The cloud computing hype is hard to avoid, and a new report from CDW-G finds that K-12 school districts are not plunging headlong into the cloud just yet, instead they assessing the cloud computing opportunity carefully.
The Cloud Computing Tracking Poll separates the hype from reality and understands the adoption, benefits and challenges associated with on-demand, pay-as-you-go computing. The survey, published this week, finds that 83 percent of K-12 districts are using at least one cloud-based application. Only 27 percent identify themselves as “cloud users” – those who are implementing or maintaining cloud computing (graph 1). A similar number, 28 percent, are in the planning stages. The takeaway: Most districts are making tactical use of one or more cloud applications, but they are not committed to a cloud computing strategy.
“Many organizations are moving carefully – and selectively – into cloud computing, as well they should, because it represents a significant shift in how computing resources are provided and managed,” said David Cottingham, senior director, managed services at CDW. In fact, CDW-G’s survey shows that K-12 districts predict that they will spend just 17 percent of their IT budget on cloud computing in two years and 27 percent in five years (graph 2).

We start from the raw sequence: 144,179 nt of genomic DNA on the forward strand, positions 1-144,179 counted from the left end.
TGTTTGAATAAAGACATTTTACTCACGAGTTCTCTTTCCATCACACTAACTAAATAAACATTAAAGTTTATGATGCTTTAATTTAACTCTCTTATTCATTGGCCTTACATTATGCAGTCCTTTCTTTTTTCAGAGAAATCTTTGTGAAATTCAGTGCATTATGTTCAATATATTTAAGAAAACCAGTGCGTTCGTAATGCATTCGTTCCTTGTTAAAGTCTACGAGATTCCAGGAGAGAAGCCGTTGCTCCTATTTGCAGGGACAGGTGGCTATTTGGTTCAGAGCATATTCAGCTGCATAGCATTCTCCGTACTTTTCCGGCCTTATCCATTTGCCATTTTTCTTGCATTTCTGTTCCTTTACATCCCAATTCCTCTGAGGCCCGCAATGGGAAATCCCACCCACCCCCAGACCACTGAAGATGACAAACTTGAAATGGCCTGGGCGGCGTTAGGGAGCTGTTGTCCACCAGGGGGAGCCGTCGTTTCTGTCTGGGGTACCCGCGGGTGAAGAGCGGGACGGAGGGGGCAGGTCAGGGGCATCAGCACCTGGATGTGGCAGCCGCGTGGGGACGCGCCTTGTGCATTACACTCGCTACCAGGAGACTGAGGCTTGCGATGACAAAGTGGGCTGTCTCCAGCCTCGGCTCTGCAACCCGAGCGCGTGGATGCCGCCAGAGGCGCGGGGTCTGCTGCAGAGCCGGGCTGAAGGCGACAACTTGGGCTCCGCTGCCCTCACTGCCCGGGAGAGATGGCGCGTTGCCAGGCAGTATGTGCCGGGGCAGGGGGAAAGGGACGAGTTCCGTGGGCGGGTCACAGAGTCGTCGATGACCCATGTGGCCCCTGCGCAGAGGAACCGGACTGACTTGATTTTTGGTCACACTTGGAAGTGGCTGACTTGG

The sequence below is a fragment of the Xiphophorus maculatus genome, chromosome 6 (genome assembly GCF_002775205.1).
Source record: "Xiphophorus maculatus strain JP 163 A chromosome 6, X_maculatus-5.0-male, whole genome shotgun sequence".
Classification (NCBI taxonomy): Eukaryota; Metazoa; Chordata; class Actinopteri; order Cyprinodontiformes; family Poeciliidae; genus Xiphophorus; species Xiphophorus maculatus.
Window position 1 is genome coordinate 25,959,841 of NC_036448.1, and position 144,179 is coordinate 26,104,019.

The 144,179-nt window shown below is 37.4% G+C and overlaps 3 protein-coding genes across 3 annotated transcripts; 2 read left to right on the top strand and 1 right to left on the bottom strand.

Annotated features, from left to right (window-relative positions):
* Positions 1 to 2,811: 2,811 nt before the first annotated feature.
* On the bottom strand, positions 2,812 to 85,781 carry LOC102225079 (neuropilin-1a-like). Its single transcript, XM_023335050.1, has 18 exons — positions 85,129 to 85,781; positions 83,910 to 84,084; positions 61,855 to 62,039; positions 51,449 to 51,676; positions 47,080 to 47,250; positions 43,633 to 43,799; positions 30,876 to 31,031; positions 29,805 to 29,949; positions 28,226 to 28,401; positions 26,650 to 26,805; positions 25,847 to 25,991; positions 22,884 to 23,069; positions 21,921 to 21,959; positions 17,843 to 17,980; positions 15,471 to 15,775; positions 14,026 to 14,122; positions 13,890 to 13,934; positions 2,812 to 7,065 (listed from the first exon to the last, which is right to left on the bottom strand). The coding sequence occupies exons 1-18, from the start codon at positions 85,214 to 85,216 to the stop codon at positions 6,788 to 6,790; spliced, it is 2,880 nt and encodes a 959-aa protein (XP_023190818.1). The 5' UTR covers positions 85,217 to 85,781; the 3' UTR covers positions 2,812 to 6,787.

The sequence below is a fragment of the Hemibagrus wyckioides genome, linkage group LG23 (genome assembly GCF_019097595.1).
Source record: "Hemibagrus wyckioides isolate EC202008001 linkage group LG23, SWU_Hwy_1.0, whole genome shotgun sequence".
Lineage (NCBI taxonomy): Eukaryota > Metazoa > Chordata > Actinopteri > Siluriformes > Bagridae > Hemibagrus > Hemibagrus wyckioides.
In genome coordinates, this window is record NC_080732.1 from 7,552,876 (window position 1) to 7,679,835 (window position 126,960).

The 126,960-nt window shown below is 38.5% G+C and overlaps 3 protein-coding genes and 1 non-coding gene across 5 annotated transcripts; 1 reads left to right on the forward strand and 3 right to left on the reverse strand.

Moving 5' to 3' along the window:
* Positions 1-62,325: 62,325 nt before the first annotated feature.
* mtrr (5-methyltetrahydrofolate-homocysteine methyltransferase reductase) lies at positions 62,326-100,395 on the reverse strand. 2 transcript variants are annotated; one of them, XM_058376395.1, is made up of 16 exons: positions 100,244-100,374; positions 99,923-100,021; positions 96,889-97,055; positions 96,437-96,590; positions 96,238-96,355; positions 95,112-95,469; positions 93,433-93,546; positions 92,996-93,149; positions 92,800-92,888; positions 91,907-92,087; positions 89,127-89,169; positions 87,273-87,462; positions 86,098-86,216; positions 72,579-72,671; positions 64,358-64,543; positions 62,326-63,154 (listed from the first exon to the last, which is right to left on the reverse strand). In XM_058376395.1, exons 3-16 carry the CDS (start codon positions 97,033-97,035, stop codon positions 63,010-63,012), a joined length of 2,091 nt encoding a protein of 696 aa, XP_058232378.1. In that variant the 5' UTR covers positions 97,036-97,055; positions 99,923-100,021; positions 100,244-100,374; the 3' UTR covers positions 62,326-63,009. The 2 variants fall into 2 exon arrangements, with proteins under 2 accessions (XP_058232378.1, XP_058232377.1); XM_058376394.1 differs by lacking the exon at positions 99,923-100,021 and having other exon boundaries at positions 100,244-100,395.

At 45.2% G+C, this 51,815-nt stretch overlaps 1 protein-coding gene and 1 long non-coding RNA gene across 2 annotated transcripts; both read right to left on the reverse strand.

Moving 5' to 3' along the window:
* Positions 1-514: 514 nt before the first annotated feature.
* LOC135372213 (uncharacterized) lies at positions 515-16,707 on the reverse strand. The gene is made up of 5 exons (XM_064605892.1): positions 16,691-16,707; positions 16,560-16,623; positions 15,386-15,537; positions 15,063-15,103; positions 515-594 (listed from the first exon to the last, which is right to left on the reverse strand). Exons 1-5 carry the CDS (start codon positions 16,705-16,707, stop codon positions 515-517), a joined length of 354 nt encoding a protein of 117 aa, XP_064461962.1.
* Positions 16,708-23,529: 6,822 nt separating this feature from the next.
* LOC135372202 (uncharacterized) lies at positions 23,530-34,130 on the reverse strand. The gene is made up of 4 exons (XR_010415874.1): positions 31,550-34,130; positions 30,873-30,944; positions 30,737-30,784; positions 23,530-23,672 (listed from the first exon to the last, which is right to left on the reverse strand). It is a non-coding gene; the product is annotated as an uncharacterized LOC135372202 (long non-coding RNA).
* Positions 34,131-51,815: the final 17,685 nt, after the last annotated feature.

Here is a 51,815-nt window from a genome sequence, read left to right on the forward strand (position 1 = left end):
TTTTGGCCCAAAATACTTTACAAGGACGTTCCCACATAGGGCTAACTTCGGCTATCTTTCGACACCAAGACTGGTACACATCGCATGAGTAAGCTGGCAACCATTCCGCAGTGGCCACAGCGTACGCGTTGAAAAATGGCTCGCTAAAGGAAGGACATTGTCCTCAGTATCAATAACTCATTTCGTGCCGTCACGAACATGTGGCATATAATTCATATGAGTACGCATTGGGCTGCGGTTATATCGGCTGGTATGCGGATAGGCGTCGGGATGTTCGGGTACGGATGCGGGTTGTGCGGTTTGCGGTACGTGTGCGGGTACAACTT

However, those K-12 school districts already “using” cloud computing are saving an average 28 percent annually on those applications in the cloud. Those are savings that can be redirected so that IT can help districts to deliver on their core mission – educating students.
Finally, CDW-G’s report provides recommendations for institutions that want to move from a tactical to a strategic approach to cloud computing, including how to develop a vision, assess IT assets, and invest in a validated architecture.